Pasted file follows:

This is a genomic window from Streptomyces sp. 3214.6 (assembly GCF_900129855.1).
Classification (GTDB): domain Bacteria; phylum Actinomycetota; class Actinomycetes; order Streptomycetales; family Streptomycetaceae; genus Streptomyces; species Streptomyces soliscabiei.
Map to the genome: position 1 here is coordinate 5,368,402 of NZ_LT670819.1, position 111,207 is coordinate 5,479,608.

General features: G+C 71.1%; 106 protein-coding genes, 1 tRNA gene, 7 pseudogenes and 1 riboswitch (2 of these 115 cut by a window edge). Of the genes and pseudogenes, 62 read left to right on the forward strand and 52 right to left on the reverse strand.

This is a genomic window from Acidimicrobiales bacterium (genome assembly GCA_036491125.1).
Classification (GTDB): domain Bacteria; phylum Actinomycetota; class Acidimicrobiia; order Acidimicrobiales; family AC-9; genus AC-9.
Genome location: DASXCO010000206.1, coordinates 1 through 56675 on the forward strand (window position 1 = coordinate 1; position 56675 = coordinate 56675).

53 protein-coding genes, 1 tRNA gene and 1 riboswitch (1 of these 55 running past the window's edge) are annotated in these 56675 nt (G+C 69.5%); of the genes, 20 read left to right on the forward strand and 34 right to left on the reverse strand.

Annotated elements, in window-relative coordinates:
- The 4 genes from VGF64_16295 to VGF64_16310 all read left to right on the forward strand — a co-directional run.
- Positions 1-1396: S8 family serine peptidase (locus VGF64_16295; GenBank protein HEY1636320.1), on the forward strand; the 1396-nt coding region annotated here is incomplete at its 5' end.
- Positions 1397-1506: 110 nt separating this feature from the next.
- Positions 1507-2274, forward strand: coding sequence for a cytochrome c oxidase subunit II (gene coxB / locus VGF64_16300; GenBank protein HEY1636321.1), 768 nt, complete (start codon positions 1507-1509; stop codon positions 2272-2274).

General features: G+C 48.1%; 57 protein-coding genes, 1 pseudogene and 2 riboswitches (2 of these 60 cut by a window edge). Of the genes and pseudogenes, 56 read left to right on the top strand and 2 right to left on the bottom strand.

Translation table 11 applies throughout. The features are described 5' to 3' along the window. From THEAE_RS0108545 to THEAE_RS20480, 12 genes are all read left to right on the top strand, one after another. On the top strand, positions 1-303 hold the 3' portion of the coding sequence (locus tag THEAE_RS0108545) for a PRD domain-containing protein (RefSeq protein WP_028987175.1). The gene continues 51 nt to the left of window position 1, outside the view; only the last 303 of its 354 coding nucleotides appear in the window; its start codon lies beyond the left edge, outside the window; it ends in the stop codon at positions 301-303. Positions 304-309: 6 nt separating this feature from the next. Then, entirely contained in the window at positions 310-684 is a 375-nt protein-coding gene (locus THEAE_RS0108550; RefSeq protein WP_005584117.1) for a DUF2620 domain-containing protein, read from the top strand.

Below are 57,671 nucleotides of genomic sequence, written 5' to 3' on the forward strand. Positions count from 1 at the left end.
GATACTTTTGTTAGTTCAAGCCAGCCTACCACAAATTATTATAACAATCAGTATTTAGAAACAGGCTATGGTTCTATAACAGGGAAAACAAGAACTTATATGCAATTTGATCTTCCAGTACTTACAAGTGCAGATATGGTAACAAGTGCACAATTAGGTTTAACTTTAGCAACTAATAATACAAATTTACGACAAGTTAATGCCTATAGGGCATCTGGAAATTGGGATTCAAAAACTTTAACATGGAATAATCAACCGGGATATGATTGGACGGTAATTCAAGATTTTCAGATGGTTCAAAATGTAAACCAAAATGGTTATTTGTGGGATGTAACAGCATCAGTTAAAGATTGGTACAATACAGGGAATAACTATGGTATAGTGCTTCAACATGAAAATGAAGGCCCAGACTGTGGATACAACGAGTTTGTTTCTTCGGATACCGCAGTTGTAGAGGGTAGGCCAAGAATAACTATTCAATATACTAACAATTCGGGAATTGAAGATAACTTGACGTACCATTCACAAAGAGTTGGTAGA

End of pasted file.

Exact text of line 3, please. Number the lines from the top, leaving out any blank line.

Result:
Map to the genome: position 1 here is coordinate 5,368,402 of NZ_LT670819.1, position 111,207 is coordinate 5,479,608.